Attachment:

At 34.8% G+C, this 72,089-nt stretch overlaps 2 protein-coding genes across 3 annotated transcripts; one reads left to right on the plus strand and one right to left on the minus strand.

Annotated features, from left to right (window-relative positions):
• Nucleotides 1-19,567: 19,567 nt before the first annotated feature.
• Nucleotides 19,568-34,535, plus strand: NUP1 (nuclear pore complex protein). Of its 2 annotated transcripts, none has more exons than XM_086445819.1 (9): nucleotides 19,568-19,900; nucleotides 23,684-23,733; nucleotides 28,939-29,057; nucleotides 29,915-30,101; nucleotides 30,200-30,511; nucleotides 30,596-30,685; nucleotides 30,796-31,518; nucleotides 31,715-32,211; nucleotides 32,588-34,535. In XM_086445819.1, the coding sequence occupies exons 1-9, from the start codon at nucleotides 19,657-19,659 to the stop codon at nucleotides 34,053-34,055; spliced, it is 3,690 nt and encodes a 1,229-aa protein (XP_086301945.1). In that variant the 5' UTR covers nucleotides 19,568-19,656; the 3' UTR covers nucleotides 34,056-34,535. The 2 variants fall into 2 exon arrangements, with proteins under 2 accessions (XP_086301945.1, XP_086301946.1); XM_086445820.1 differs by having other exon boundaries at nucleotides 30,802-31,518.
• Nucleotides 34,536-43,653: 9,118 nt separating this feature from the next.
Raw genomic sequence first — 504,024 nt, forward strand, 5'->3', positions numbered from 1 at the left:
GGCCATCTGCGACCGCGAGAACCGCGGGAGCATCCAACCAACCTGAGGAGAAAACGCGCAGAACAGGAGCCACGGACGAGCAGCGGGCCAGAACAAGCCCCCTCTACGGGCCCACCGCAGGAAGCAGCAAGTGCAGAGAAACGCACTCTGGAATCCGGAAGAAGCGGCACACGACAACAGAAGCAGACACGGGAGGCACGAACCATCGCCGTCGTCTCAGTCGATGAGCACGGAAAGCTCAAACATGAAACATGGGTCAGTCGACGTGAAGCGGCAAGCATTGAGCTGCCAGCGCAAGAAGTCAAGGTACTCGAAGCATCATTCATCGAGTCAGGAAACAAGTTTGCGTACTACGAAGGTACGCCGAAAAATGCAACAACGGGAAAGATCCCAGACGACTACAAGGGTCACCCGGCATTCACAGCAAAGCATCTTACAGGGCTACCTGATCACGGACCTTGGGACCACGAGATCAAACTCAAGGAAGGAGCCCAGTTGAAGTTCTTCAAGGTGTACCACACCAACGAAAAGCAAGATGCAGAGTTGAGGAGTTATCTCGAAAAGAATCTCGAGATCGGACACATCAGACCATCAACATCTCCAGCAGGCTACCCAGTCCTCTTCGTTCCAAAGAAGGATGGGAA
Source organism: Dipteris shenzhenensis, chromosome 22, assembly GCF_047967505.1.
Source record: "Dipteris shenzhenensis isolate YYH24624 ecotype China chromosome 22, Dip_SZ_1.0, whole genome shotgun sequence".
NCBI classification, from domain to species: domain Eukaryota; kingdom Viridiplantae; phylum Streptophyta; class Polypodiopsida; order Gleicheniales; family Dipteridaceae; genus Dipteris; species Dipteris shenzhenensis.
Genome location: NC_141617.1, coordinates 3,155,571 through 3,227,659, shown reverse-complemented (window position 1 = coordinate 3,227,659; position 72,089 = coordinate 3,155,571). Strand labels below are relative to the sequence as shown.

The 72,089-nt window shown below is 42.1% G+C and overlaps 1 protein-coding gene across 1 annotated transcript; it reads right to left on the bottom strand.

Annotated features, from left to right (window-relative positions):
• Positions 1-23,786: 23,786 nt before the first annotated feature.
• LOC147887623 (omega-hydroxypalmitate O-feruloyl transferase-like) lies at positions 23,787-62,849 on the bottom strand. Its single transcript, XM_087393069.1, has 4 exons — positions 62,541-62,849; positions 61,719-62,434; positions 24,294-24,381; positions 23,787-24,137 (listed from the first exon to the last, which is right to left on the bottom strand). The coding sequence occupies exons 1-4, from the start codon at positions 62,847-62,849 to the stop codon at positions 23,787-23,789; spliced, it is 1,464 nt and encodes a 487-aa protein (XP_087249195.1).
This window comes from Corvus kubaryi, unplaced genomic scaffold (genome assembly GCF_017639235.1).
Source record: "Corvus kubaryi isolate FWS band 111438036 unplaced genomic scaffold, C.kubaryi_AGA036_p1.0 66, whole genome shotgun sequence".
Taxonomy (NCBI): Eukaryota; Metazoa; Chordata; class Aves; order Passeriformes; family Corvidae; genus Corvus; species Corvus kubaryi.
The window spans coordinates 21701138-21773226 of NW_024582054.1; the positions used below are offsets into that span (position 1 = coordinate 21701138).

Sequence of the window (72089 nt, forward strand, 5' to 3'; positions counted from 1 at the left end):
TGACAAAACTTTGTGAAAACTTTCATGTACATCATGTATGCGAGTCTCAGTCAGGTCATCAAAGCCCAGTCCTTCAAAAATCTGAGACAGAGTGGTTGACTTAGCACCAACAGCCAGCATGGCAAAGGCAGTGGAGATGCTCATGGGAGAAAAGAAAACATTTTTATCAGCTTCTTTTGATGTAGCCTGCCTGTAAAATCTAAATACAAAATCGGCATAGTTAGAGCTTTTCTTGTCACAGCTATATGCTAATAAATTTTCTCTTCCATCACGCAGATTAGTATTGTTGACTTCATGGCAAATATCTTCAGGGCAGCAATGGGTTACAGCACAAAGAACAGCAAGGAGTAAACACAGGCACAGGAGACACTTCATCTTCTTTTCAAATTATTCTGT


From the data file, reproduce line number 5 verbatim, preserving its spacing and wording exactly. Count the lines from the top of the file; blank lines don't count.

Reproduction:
• Nucleotides 34,536-43,653: 9,118 nt separating this feature from the next.